Title: A Peep at Buffalo Bill's Wild West

Date: 1887

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Beatrice. E. [S]chuper.



To lasso the Buffalo on the plains,
To drive the wolf from its lair,
To run and race at break-neck pace,
To shoot at the hungry bear,

Away from the haunts of men to go
And follow his own sweet will,
O this was the sort of life, and the sport
That suited Buffalo Bill!

The whole Wild West was open to him;
And there he could freely roam,
And under the trees could live at his ease,
And make himself quite at home.

The dream of his boyhood it had been
To live in the wild-wood free
Like a pioneer, and to chase the deer
With others as wild as he.

So steady his hand and so sure his aim
As he flung out the light lasso,
That in the loop of his line he'd scoop
The terrible Buffalo.

The ways of the wild-ox well he learned—
And such was his nerve and skill
In snaring this game, that he won great fame,
And the name of Buffalo Bill.

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But out in the land of the setting sun,
The savages made their home,
And in search of food o'er mountain and wood
The red men were wont to roam.

And oft they would cross the great frontier
The white men to rob and slay,
And troops were sent by the government
To keep the wretches at bay.

Swiftly the arrows rushed through the air,
Loudly the guns replied;
And red and white took part in the fight
And the dead were on either side.

The savages knew every inch of the ground,
Very crafty were they and sly,
And with loosened rein o'er the level plain
With wonderful speed did they fly.

O brave and bold must the white man be
Who follows the red man's track,
By day and night prepared to fight
And parry the fierce attack.

With eye as keen as an eagle's own,
With a steady hand and nerve
He must stand in his place, and the foeman face,
And never from duty swerve.

The troops press on with a steady march,
With pistols and guns supplied;
But as brave as they are they cannot go far
Without a reliable guide;

And happy are they in meeting with one
So worthy this post to fill,
For there couldn't be found in the country around
Such a scout as Buffalo Bill.

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He knew where their wigwams were set up,
And once he had led a raid
Right into the camp of a tattoed scamp,
Who had reason to be afraid

Of a white man's wrath; for his hands were dyed
With blood, and much pride he felt
In having a gun he had seized from one
Whose scalp he wore at his belt.

By all the Sioux and the bold Cheyennes
Apaches and Nez Percés,
Was the scout well known, and he had grown
Familiar with all their ways.

He had seen them oft in bloodthirsty mood,
With feathery shield and lance,
With their war-paint on, and the scalps they'd won,
Indulge in a wild, war dance.

The fagots were lit, and around and around
In a ring the savages went,
While the horrid drum, with its tum-a-tum-tum,
With their shouts and their war-whoops blent.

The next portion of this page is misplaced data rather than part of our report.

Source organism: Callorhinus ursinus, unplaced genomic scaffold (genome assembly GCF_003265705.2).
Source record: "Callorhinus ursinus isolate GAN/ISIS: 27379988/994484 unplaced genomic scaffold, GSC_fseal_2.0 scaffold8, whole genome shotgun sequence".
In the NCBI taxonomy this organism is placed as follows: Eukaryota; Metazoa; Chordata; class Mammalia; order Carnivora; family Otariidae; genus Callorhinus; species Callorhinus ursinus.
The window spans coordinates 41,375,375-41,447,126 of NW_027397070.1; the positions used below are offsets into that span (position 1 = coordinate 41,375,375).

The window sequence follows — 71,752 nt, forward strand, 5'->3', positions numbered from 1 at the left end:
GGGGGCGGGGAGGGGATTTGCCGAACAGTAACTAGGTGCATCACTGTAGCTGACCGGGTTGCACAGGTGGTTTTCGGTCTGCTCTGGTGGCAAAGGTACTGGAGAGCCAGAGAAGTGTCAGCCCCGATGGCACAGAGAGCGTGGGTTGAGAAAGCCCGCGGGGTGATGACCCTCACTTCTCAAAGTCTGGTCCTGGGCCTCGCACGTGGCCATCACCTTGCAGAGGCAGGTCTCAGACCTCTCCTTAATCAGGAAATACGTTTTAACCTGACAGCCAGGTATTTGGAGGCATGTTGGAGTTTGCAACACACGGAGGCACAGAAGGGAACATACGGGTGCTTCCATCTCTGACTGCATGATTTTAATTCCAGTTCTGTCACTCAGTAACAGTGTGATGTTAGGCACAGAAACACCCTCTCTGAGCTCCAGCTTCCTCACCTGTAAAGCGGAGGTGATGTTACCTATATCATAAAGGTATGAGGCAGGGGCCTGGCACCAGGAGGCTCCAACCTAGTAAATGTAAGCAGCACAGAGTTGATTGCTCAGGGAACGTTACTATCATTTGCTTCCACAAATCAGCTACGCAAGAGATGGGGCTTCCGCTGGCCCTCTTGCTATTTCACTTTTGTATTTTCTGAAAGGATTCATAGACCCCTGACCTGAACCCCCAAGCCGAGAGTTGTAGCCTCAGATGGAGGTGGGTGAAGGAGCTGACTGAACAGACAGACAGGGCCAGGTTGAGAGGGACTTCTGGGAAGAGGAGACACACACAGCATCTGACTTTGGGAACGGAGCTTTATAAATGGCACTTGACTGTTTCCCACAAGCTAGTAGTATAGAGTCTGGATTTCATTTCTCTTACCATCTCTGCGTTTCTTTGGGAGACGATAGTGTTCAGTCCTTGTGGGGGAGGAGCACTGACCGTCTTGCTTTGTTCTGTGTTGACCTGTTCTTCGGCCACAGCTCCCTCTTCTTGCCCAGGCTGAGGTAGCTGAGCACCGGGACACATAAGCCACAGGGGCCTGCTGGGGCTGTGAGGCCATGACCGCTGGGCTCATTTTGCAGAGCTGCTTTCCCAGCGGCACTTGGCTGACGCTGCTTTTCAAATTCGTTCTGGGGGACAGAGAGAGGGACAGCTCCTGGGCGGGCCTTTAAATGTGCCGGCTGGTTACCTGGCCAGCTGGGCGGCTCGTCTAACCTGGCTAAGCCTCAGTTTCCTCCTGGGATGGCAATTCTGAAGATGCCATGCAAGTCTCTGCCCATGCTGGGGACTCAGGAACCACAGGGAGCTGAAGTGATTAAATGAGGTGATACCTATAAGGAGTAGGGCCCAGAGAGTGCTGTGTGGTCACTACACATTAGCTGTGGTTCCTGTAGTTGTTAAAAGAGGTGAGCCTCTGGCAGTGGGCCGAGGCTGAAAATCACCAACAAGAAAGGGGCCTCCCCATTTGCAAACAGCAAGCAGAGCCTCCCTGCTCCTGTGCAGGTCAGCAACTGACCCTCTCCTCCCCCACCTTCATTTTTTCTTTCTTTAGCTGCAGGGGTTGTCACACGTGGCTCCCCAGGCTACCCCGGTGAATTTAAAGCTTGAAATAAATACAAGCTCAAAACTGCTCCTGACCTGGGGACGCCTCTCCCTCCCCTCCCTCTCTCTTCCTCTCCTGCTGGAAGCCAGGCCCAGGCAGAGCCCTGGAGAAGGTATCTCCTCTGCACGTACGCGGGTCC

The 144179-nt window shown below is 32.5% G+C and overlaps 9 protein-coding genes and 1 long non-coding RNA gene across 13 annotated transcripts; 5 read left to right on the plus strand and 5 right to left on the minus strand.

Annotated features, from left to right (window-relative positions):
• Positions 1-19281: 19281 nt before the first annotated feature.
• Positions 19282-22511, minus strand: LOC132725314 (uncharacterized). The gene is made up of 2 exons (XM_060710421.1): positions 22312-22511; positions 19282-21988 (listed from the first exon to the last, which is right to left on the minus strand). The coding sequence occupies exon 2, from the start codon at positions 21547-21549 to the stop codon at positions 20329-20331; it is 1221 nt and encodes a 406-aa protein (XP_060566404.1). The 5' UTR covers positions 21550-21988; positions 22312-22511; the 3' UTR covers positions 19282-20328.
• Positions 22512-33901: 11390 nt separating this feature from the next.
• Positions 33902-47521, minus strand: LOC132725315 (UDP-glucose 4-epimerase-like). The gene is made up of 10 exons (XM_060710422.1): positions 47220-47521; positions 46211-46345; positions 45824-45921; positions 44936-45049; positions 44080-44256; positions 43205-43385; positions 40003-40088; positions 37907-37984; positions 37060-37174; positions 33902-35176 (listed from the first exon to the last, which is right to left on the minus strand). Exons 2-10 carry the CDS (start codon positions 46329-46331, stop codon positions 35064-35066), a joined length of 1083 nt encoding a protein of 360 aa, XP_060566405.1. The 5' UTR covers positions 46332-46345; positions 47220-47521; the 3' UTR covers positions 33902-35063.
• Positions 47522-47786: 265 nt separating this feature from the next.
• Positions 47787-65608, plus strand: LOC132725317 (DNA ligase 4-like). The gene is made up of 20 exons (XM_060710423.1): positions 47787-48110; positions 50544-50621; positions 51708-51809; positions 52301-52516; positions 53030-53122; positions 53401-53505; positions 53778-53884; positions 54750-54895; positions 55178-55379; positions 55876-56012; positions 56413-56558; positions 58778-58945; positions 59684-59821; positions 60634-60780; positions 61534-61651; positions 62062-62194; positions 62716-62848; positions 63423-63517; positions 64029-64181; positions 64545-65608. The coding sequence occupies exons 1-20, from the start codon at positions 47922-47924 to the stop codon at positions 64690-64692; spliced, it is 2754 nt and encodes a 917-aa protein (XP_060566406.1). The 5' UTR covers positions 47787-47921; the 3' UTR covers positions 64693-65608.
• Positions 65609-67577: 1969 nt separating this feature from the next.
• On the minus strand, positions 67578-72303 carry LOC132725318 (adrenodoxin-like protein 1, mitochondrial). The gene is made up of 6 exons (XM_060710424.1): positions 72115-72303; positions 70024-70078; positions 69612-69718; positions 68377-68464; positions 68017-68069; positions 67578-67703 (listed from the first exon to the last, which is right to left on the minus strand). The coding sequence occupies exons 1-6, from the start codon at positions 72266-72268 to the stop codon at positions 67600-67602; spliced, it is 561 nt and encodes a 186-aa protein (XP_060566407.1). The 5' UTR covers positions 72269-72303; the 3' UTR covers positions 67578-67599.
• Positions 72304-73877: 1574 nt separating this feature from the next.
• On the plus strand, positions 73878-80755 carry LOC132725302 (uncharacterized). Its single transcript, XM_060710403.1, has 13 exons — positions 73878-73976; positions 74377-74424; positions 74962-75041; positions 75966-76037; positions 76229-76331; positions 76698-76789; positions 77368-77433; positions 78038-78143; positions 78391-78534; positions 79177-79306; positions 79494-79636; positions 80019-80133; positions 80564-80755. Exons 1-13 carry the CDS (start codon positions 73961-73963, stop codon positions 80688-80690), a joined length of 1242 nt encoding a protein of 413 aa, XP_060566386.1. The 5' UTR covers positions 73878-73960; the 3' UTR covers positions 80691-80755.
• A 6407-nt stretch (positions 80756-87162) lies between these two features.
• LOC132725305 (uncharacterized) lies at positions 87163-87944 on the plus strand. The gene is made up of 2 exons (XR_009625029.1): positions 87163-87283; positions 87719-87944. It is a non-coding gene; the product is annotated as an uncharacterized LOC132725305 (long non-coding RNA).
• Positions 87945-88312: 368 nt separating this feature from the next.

And there on the embers they meant to lay
The prisoner lately caught,
So cruel were they, and this was the way
To treat their foes they were taught.

And many of those who across the plains
To the aid of the red men had come,
Had abused them well—'tis a shame to tell—
And increased their thirst for rum.

And the old feuds grew, and the red men claimed
The land they had long possessed;
And the white men fought for the prize they sought
A home in the Wild, Wild West.

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O'er dangerous roads, and through canyons deep
The Overland Coach moved on
With its living freight, and its treasures great,
In charge of the driver, John.

O wonderful stories he had to tell
Of the dangers that he had met,
For on many a trip he had cracked his whip,
And never once been upset.

But out of the shadows would bandits steal—
Those masked and merciless bands—
And the stage-coach stop, and their pistols pop,
Till the passengers raised their hands.

And then their money these rogues would take,
Their watches and chains without fail,
And empty each bag of the precious "swag"
That was part of the Overland mail.

And then if the white rogues they escaped
The red men were sure to come
With arrows and bows, and their way oppose,
And prove very troublesome.

And to keep themselves in good fighting trim,
And worthy a warrior's place,
Each youthful brave by his sire so grave
Was compelled to run a race.

And Hole-in-the-ground, and Rain-in-the-face,
In their moccasons did appear,
With Stick-in-the-mud, and Big-young blood
And Dare-devil in the rear.

And as swift as the nimble-footed deer
Away o'er the course they sped,
And Rain-in-the-face kept up his pace,
And always came out ahead.

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Still the settlers manage to push their way
Along through the Wild, Wild West,
And the weary length of the road their strength
Is daily put to the test.

And to keep them safe from the savage beasts
That growl and threaten to kill,
And from Indian bands that infest the lands,
They are guarded by Buffalo Bill.